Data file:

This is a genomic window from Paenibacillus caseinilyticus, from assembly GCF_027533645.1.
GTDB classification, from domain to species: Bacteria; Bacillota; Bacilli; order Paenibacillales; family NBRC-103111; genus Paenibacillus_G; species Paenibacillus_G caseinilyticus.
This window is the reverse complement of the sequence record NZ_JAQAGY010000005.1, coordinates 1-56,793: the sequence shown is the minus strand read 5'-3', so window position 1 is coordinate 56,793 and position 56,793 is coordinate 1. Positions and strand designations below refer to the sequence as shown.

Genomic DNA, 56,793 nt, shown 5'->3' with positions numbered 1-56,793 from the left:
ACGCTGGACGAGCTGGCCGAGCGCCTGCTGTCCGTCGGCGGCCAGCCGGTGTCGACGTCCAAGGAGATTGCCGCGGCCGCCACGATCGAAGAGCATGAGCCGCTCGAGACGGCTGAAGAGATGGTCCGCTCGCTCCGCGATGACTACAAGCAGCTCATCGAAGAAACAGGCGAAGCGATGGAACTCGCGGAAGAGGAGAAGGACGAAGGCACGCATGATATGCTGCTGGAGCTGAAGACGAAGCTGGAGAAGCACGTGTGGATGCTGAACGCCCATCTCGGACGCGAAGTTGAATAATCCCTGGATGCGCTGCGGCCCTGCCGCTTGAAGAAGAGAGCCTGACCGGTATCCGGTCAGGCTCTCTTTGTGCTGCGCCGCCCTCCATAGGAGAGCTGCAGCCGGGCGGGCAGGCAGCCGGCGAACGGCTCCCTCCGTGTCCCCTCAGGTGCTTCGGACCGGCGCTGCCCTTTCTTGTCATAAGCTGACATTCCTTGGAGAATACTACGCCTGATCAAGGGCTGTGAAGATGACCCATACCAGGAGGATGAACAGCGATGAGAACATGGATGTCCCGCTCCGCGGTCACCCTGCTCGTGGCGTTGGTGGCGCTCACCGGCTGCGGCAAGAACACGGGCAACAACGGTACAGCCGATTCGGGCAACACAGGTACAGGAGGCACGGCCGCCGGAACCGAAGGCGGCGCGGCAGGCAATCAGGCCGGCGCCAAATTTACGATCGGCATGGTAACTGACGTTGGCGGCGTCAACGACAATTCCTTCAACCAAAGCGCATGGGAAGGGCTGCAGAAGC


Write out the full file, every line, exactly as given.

This is a genomic window from Paenibacillus caseinilyticus, from assembly GCF_027533645.1.
GTDB classification, from domain to species: Bacteria; Bacillota; Bacilli; order Paenibacillales; family NBRC-103111; genus Paenibacillus_G; species Paenibacillus_G caseinilyticus.
This window is the reverse complement of the sequence record NZ_JAQAGY010000005.1, coordinates 1-56,793: the sequence shown is the minus strand read 5'-3', so window position 1 is coordinate 56,793 and position 56,793 is coordinate 1. Positions and strand designations below refer to the sequence as shown.

Genomic DNA, 56,793 nt, shown 5'->3' with positions numbered 1-56,793 from the left:
ACGCTGGACGAGCTGGCCGAGCGCCTGCTGTCCGTCGGCGGCCAGCCGGTGTCGACGTCCAAGGAGATTGCCGCGGCCGCCACGATCGAAGAGCATGAGCCGCTCGAGACGGCTGAAGAGATGGTCCGCTCGCTCCGCGATGACTACAAGCAGCTCATCGAAGAAACAGGCGAAGCGATGGAACTCGCGGAAGAGGAGAAGGACGAAGGCACGCATGATATGCTGCTGGAGCTGAAGACGAAGCTGGAGAAGCACGTGTGGATGCTGAACGCCCATCTCGGACGCGAAGTTGAATAATCCCTGGATGCGCTGCGGCCCTGCCGCTTGAAGAAGAGAGCCTGACCGGTATCCGGTCAGGCTCTCTTTGTGCTGCGCCGCCCTCCATAGGAGAGCTGCAGCCGGGCGGGCAGGCAGCCGGCGAACGGCTCCCTCCGTGTCCCCTCAGGTGCTTCGGACCGGCGCTGCCCTTTCTTGTCATAAGCTGACATTCCTTGGAGAATACTACGCCTGATCAAGGGCTGTGAAGATGACCCATACCAGGAGGATGAACAGCGATGAGAACATGGATGTCCCGCTCCGCGGTCACCCTGCTCGTGGCGTTGGTGGCGCTCACCGGCTGCGGCAAGAACACGGGCAACAACGGTACAGCCGATTCGGGCAACACAGGTACAGGAGGCACGGCCGCCGGAACCGAAGGCGGCGCGGCAGGCAATCAGGCCGGCGCCAAATTTACGATCGGCATGGTAACTGACGTTGGCGGCGTCAACGACAATTCCTTCAACCAAAGCGCATGGGAAGGGCTGCAGAAGC